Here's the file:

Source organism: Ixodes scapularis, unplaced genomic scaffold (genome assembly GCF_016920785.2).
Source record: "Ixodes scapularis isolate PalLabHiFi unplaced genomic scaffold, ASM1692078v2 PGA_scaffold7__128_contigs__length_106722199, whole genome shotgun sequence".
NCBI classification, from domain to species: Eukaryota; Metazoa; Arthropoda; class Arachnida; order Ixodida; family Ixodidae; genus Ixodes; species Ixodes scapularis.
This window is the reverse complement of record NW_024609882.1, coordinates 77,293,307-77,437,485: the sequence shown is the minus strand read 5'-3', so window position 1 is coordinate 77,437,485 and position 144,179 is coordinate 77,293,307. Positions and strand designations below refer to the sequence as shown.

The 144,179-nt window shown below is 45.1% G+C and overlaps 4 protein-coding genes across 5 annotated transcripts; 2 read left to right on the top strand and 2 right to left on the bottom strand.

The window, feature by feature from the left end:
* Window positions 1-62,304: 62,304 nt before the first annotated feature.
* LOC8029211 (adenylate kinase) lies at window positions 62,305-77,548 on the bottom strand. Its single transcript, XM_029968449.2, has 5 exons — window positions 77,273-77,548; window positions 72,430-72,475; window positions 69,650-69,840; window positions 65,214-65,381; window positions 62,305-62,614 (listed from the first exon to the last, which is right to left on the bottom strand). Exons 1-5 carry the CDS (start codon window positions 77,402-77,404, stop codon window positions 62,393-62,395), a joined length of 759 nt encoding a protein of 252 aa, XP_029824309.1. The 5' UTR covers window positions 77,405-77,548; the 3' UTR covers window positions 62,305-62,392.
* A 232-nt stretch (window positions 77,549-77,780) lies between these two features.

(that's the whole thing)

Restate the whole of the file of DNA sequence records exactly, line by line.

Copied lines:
Source organism: Ixodes scapularis, unplaced genomic scaffold (genome assembly GCF_016920785.2).
Source record: "Ixodes scapularis isolate PalLabHiFi unplaced genomic scaffold, ASM1692078v2 PGA_scaffold7__128_contigs__length_106722199, whole genome shotgun sequence".
NCBI classification, from domain to species: Eukaryota; Metazoa; Arthropoda; class Arachnida; order Ixodida; family Ixodidae; genus Ixodes; species Ixodes scapularis.
This window is the reverse complement of record NW_024609882.1, coordinates 77,293,307-77,437,485: the sequence shown is the minus strand read 5'-3', so window position 1 is coordinate 77,437,485 and position 144,179 is coordinate 77,293,307. Positions and strand designations below refer to the sequence as shown.

The 144,179-nt window shown below is 45.1% G+C and overlaps 4 protein-coding genes across 5 annotated transcripts; 2 read left to right on the top strand and 2 right to left on the bottom strand.

The window, feature by feature from the left end:
* Window positions 1-62,304: 62,304 nt before the first annotated feature.
* LOC8029211 (adenylate kinase) lies at window positions 62,305-77,548 on the bottom strand. Its single transcript, XM_029968449.2, has 5 exons — window positions 77,273-77,548; window positions 72,430-72,475; window positions 69,650-69,840; window positions 65,214-65,381; window positions 62,305-62,614 (listed from the first exon to the last, which is right to left on the bottom strand). Exons 1-5 carry the CDS (start codon window positions 77,402-77,404, stop codon window positions 62,393-62,395), a joined length of 759 nt encoding a protein of 252 aa, XP_029824309.1. The 5' UTR covers window positions 77,405-77,548; the 3' UTR covers window positions 62,305-62,392.
* A 232-nt stretch (window positions 77,549-77,780) lies between these two features.